Merseyside Police

Cannabis farm worth more than £500,000 found following warrants in Birkenhead

News   •   Jun 04, 2019 17:13 BST

We have seized a cannabis farm worth more than £500,000 following warrants carried out in Birkenhead yesterday, Monday 3 June.

At around 11am, officers carried out warrants at two addresses in Craven Street and located a cannabis farm comprising 140 plants at various stages of growth, with an estimated potential annual yield of £560,000. The electric meter was also bridged at the location.

A 28-year-old man from Birkenhead was arrested on suspicion of cannabis cultivation. He has been released under investigation pending further enquiries.

Cannabis and white powder was also located at a second address in Craven Street. Enquiries are ongoing to locate all of those involved.

Wirral Targeted Policing Sergeant Andy Lloyd said: "This is a significant find which will remove a massive fire and flood risk for the local community. Bridging electricity is an accident waiting to happen and we will act on all information to ensure they are dismantled quickly and safely.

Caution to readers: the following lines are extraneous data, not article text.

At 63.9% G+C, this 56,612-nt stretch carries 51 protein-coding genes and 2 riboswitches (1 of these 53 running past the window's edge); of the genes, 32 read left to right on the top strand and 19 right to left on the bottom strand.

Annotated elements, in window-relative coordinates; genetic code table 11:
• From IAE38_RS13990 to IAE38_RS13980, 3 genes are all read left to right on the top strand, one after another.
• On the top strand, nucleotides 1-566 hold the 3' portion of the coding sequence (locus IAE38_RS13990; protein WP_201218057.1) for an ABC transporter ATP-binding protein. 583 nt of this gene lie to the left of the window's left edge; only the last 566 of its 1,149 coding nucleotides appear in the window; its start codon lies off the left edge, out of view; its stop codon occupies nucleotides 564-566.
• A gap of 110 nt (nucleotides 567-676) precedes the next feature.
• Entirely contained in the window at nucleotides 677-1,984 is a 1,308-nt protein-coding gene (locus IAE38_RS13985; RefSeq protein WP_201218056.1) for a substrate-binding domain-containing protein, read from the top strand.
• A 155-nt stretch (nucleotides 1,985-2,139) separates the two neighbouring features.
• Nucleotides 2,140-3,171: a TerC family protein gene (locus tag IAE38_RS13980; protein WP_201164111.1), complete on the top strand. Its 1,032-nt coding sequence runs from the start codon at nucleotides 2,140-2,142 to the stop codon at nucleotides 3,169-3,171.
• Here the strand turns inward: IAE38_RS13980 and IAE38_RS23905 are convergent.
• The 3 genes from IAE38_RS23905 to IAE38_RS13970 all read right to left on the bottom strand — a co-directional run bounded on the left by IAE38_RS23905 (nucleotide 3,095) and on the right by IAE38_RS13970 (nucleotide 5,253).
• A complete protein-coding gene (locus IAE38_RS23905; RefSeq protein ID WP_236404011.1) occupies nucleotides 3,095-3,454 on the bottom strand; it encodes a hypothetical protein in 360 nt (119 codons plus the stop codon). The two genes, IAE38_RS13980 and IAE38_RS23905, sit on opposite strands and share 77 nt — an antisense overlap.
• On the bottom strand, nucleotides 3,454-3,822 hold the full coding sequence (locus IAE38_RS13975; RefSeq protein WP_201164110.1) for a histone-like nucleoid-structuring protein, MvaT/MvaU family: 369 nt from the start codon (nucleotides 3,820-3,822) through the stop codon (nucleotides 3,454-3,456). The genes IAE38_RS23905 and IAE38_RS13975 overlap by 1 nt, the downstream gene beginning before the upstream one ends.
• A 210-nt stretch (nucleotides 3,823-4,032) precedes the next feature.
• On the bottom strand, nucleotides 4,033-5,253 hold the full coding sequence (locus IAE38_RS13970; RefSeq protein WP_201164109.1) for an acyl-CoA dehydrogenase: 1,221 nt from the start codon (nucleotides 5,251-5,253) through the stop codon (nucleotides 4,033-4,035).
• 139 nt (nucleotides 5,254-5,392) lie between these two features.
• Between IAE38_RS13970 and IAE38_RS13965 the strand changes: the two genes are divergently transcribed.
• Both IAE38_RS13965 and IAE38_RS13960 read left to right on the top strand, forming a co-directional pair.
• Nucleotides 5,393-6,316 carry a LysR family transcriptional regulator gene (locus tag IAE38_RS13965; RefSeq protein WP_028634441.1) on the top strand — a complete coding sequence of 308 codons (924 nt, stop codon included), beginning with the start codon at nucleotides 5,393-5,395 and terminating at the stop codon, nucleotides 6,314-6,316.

"Cannabis farms are also an attractor for violent crime and put simply, no law-abiding person wants to live near to a death-trap or a magnet for violence. It is useful to recognise some of the signs cannabis is being grown in your community, so make yourselves familiar, voice your concerns and we will do the rest."

Some of the signs that cannabis is being grown are:

Strange smells and sounds
Frequent and varied visitors to a property, often at unusual times
Gardening equipment being taken into a property, such as plant pots, fertiliser, fans and industrial lighting
Windows are sealed and covered or the curtains are permanently closed
Heat from an adjoining property
Birds gathering on a roof in cold weather
Individually these activities may seem commonplace, however, together may indicate something more sinister

Anyone with information on suspected cannabis farms in their area is asked to contact the social media desk @MerPolCC, call 101 or Crimestoppers anonymously, on 0800 555 111.